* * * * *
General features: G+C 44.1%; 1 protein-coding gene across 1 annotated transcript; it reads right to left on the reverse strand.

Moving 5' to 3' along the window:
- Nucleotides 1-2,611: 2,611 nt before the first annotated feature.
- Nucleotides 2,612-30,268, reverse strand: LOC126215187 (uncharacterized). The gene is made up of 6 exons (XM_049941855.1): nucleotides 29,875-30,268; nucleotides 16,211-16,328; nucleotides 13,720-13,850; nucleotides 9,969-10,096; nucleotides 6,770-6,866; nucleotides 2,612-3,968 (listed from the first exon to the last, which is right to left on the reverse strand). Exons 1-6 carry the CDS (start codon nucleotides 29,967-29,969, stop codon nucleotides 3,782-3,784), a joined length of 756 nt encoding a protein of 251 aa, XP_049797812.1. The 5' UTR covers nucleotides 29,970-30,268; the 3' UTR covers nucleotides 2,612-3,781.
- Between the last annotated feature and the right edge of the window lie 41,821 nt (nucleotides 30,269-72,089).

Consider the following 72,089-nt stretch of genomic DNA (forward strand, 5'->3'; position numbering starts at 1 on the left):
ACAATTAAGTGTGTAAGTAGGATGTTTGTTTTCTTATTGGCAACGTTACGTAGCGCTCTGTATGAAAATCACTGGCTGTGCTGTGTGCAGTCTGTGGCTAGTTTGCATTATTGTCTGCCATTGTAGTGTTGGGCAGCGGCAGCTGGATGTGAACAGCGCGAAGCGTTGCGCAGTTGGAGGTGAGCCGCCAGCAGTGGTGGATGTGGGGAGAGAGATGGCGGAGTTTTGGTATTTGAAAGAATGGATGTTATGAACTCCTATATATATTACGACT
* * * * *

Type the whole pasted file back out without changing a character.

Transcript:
General features: G+C 44.1%; 1 protein-coding gene across 1 annotated transcript; it reads right to left on the reverse strand.

Moving 5' to 3' along the window:
- Nucleotides 1-2,611: 2,611 nt before the first annotated feature.
- Nucleotides 2,612-30,268, reverse strand: LOC126215187 (uncharacterized). The gene is made up of 6 exons (XM_049941855.1): nucleotides 29,875-30,268; nucleotides 16,211-16,328; nucleotides 13,720-13,850; nucleotides 9,969-10,096; nucleotides 6,770-6,866; nucleotides 2,612-3,968 (listed from the first exon to the last, which is right to left on the reverse strand). Exons 1-6 carry the CDS (start codon nucleotides 29,967-29,969, stop codon nucleotides 3,782-3,784), a joined length of 756 nt encoding a protein of 251 aa, XP_049797812.1. The 5' UTR covers nucleotides 29,970-30,268; the 3' UTR covers nucleotides 2,612-3,781.
- Between the last annotated feature and the right edge of the window lie 41,821 nt (nucleotides 30,269-72,089).

Consider the following 72,089-nt stretch of genomic DNA (forward strand, 5'->3'; position numbering starts at 1 on the left):
ACAATTAAGTGTGTAAGTAGGATGTTTGTTTTCTTATTGGCAACGTTACGTAGCGCTCTGTATGAAAATCACTGGCTGTGCTGTGTGCAGTCTGTGGCTAGTTTGCATTATTGTCTGCCATTGTAGTGTTGGGCAGCGGCAGCTGGATGTGAACAGCGCGAAGCGTTGCGCAGTTGGAGGTGAGCCGCCAGCAGTGGTGGATGTGGGGAGAGAGATGGCGGAGTTTTGGTATTTGAAAGAATGGATGTTATGAACTCCTATATATATTACGACT